Since at least 2007, Laurentian University has been misusing restricted funds to finance its expensive capital projects, Ontario Auditor General Bonnie Lysyk said Thursday.
She made the remarks as she released her full report on Laurentian University's decade-long financial decline and decisions to declare insolvency and pursue creditor protection under the Companies' Creditors Arrangement Act (CCAA).
According to Lysyk report, this began as its ability to obtain funding diminished. Funds earmarked for academic research projects and employees’ retirement health benefits were diverted to other activities.
Laurentian obscured the improper use of funds by labelling activity as “internal financing.”
By April 2022, the university had used at least $2.6 million dollars of “internal financing” to pay for projects like energy retrofits and heating plant improvements. At least $1.2 million of those dollars were from restricted assets. It also failed to segregate its bank accounts to differentiate restricted funds, further obscuring their practices.
Laurentian’s lack of transparency was consistent throughout the audited period, and during the audit process itself.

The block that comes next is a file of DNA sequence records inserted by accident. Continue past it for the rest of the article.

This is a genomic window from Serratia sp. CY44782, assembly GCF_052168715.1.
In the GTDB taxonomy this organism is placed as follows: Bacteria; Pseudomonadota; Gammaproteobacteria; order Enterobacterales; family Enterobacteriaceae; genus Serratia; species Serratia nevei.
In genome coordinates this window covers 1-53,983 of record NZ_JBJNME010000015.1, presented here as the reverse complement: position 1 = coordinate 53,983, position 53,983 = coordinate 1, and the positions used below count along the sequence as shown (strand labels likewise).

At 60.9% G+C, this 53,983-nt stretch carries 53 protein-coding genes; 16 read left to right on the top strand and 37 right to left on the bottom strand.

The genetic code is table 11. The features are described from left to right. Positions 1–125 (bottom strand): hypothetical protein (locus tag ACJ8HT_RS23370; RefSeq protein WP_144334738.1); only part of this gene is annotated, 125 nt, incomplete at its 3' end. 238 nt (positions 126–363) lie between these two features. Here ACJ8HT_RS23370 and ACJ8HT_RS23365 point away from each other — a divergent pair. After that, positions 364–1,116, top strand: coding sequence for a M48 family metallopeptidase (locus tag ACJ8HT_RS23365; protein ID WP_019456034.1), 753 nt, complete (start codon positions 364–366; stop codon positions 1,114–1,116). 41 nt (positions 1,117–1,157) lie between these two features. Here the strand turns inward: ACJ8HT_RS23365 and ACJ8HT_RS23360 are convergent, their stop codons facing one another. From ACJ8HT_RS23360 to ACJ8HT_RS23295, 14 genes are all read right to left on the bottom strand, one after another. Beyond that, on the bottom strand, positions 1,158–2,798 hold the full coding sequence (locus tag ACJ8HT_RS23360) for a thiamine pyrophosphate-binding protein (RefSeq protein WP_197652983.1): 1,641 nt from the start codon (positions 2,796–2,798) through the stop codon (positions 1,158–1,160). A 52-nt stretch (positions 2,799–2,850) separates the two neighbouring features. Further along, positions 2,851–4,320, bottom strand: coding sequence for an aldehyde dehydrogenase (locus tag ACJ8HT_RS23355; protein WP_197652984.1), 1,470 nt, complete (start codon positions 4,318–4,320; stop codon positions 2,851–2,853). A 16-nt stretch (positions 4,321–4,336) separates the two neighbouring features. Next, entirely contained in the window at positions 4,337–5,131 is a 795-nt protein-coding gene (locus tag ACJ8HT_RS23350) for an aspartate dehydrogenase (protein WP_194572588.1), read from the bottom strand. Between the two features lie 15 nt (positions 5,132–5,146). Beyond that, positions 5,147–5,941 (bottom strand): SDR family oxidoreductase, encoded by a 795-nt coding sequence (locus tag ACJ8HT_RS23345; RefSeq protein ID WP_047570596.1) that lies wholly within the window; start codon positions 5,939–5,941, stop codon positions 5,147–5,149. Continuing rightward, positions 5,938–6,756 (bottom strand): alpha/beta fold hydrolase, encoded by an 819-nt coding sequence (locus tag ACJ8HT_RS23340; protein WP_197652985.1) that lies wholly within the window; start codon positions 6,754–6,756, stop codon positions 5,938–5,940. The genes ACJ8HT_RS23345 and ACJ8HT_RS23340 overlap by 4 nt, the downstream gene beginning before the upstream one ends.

The report found that Laurentian's board of governors did not follow best governance practices and became increasingly less transparent. It held unnecessary closed-door meetings, did not evaluate its own performance, and did not avoid practices that created a perception of conflict of interest.
It also failed to work with faculty and staff unions. The report found that Laurentian intentionally delayed providing financial information to the Laurentian University Faculty Association up to the filing under CCAA, and did not trigger the financial exigency clause in their collective agreement, despite multiple requests from LUFA to do so.
In addition, Laurentian was resistant to the auditing process.
The office said it “faced unprecedented restrictions from Laurentian and a challenge to the Auditor General Act that restricted its direct and unfettered access to information and people.”
“We encountered the most pushback from an organization that I’ve seen in my professional career,” said Lysyk. “We were challenged in our ability to access overall information. We were told that we could not have free access because electronic information contained privileged information.
"Our concern has been that by citing privilege, an auditee can hide behind the veil of privilege because they do not want us to see what information they may be potentially hiding.”
Mia Jensen, Local Journalism Initiative Reporter, The Sudbury Star